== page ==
The 7 Hills of Richmond

The Train in the Tunnel

Winston Churchill's Visit

The Flooding of the
James River

The Beattie Murder Trial



Richmond Public Library Logo: City of Richmond, VA Home


Newspaper Clipping Files
Literature and History Department
Main Library

The 7 Hills of Richmond

(Depending on your browser, these articles can be somewhat slow to appear so please be patient.)

Supposedly, Richmond, like Rome, was built on seven hills. There has been a good deal of confusion about the "Seven Hills of Richmond" legend since it began in the late 1800's. Years ago, many Richmond citizens were taught lists of seven hills in school, but not all the lists were the same. Now many people have different ideas about what the seven should be. In 1937 Richmond City Council tried to make a decision on the issue, but could come up with no proof that there had ever been an original seven hills.

The following articles should help to clarify the subject. There are more articles on this issue in the clipping files at the literature and history department of the Richmond Public Library at 101 East Franklin St. Come by and take a look.

Our first article is from the Richmond Times Dispatch and dates back to December of 1937.

Musty Records of City Reveal It's "Seven Hills"

This ordinance did not pass, and the confusion was still apparent 9 years later in this next article, also from the Richmond Times Dispatch, dated August of 1946.

Hills of Richmond

In 1963 the Richmond Civil War Centennial Committee helped to set the record straight.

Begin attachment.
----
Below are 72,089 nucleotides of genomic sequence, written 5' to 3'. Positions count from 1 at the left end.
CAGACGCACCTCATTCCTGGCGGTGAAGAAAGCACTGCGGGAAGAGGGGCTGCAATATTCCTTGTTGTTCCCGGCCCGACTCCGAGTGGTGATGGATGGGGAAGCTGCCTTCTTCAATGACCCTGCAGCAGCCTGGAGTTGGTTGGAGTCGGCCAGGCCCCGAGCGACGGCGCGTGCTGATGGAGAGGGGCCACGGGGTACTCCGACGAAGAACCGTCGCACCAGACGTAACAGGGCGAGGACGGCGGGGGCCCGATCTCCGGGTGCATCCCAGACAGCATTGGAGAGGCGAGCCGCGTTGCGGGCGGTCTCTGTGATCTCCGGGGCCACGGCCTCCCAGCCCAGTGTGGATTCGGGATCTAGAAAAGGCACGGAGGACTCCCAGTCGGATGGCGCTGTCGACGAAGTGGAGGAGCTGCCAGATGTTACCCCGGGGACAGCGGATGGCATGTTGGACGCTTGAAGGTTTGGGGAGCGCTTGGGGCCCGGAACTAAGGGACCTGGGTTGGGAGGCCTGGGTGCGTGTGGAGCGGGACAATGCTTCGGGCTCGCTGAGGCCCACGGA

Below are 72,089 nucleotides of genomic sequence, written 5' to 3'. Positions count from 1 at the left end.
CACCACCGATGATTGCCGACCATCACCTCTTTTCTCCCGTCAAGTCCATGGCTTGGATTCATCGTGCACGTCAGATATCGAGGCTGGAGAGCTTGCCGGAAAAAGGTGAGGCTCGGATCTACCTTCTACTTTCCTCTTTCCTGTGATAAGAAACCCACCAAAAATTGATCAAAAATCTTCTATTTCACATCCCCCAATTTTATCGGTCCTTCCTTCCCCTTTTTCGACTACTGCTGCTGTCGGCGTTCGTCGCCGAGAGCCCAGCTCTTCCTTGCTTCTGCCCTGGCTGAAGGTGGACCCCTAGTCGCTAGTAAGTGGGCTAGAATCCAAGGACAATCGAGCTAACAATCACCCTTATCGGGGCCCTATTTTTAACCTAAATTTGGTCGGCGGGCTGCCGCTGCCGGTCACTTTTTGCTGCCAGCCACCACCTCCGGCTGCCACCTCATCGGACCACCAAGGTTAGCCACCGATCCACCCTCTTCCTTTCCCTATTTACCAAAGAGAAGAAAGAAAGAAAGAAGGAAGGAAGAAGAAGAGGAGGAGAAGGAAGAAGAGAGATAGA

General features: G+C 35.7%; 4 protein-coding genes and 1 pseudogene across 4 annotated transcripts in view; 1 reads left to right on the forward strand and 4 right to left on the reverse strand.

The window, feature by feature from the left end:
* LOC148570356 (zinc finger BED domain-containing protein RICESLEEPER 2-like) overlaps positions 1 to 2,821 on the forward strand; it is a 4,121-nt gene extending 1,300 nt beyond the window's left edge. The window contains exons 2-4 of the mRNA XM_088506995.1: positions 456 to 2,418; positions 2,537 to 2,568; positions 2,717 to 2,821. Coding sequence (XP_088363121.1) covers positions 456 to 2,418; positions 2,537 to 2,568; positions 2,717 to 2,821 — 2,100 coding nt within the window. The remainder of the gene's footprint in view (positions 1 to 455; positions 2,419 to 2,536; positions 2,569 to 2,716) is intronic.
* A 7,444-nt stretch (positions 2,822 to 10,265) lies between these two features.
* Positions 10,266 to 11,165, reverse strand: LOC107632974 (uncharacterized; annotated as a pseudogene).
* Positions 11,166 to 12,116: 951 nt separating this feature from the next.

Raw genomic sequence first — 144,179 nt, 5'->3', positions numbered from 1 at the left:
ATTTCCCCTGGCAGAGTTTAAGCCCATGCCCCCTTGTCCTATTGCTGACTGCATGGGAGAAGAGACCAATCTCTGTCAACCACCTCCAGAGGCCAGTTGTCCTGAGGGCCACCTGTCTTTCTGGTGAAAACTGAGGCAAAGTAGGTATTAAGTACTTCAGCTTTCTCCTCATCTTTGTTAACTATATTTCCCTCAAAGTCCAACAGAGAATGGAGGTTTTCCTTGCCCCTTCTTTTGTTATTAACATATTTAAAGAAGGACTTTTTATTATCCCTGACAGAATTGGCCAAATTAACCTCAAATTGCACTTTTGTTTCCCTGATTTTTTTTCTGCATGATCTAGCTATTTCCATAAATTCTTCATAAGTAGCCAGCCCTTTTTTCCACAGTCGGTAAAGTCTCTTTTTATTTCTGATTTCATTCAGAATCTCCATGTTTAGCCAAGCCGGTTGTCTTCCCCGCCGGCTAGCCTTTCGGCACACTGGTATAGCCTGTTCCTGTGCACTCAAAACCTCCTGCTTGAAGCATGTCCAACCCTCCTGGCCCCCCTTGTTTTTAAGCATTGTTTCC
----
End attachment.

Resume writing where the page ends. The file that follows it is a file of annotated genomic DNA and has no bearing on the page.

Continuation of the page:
In a publication entitled The 67 Hills of Richmond, the Richmond Civil War Centennial Committee lists all 67 of the hills currently within Richmond's city limits. They range from the well known Gamble's, Church and Oregon Hills, to other lesser known Clarke's (within Hollywood Cemetary), Stricker (part of Jefferson Park) and even Goat Hill (a name found in early Virginia writings- location not known).

The committee also mentions that Douglas Freeman himself was unable to locate any mention of the seven hills before the legend surfaced in the late 1800's. The committee's conclusion was that there were no original 7 hills.

Other articles on this subject are available at the Literature and History Department. To find out if we have an article on the issue you would like to research, call us at (804) 646-4672, or send us an email. Tell us your area of interest, and we will let you know whether our clipping files can help you.

Go to clipping files subject index   |   Return to the clipping files page

Home | Children | Events | Links | RPL Info | RPL Locations | RPL Resources | Support | Young Adult | Site Map